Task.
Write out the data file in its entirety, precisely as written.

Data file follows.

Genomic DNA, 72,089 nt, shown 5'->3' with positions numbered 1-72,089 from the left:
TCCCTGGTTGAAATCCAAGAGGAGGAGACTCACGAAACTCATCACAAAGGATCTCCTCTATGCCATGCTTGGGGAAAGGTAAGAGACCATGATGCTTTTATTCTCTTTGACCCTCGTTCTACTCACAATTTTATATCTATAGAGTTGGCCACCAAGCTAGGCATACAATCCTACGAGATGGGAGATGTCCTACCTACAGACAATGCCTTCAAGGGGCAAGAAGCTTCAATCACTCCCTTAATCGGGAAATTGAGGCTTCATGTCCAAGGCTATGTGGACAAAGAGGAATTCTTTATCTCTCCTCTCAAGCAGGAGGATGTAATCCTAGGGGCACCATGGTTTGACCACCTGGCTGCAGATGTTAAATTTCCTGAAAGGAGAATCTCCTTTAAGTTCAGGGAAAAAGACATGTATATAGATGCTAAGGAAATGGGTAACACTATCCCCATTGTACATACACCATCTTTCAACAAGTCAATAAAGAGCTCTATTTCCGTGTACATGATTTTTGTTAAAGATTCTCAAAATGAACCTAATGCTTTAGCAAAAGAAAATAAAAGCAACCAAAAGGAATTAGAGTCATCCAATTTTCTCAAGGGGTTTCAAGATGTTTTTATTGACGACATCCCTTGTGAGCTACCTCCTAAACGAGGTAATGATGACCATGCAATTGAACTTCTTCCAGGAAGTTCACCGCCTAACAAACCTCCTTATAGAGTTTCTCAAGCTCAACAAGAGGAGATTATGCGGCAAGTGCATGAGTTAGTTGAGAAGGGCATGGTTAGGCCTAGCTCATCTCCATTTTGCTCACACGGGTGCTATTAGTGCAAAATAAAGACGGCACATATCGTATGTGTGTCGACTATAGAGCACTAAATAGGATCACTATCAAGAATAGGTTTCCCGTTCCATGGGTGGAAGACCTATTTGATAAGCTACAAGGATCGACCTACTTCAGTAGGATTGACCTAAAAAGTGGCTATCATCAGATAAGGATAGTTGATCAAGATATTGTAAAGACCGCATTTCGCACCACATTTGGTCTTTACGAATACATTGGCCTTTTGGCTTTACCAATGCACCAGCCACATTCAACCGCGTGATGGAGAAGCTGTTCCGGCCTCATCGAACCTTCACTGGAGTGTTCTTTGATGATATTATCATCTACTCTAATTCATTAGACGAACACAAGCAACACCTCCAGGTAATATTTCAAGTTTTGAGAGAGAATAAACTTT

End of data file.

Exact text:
Genomic DNA, 72,089 nt, shown 5'->3' with positions numbered 1-72,089 from the left:
TCCCTGGTTGAAATCCAAGAGGAGGAGACTCACGAAACTCATCACAAAGGATCTCCTCTATGCCATGCTTGGGGAAAGGTAAGAGACCATGATGCTTTTATTCTCTTTGACCCTCGTTCTACTCACAATTTTATATCTATAGAGTTGGCCACCAAGCTAGGCATACAATCCTACGAGATGGGAGATGTCCTACCTACAGACAATGCCTTCAAGGGGCAAGAAGCTTCAATCACTCCCTTAATCGGGAAATTGAGGCTTCATGTCCAAGGCTATGTGGACAAAGAGGAATTCTTTATCTCTCCTCTCAAGCAGGAGGATGTAATCCTAGGGGCACCATGGTTTGACCACCTGGCTGCAGATGTTAAATTTCCTGAAAGGAGAATCTCCTTTAAGTTCAGGGAAAAAGACATGTATATAGATGCTAAGGAAATGGGTAACACTATCCCCATTGTACATACACCATCTTTCAACAAGTCAATAAAGAGCTCTATTTCCGTGTACATGATTTTTGTTAAAGATTCTCAAAATGAACCTAATGCTTTAGCAAAAGAAAATAAAAGCAACCAAAAGGAATTAGAGTCATCCAATTTTCTCAAGGGGTTTCAAGATGTTTTTATTGACGACATCCCTTGTGAGCTACCTCCTAAACGAGGTAATGATGACCATGCAATTGAACTTCTTCCAGGAAGTTCACCGCCTAACAAACCTCCTTATAGAGTTTCTCAAGCTCAACAAGAGGAGATTATGCGGCAAGTGCATGAGTTAGTTGAGAAGGGCATGGTTAGGCCTAGCTCATCTCCATTTTGCTCACACGGGTGCTATTAGTGCAAAATAAAGACGGCACATATCGTATGTGTGTCGACTATAGAGCACTAAATAGGATCACTATCAAGAATAGGTTTCCCGTTCCATGGGTGGAAGACCTATTTGATAAGCTACAAGGATCGACCTACTTCAGTAGGATTGACCTAAAAAGTGGCTATCATCAGATAAGGATAGTTGATCAAGATATTGTAAAGACCGCATTTCGCACCACATTTGGTCTTTACGAATACATTGGCCTTTTGGCTTTACCAATGCACCAGCCACATTCAACCGCGTGATGGAGAAGCTGTTCCGGCCTCATCGAACCTTCACTGGAGTGTTCTTTGATGATATTATCATCTACTCTAATTCATTAGACGAACACAAGCAACACCTCCAGGTAATATTTCAAGTTTTGAGAGAGAATAAACTTT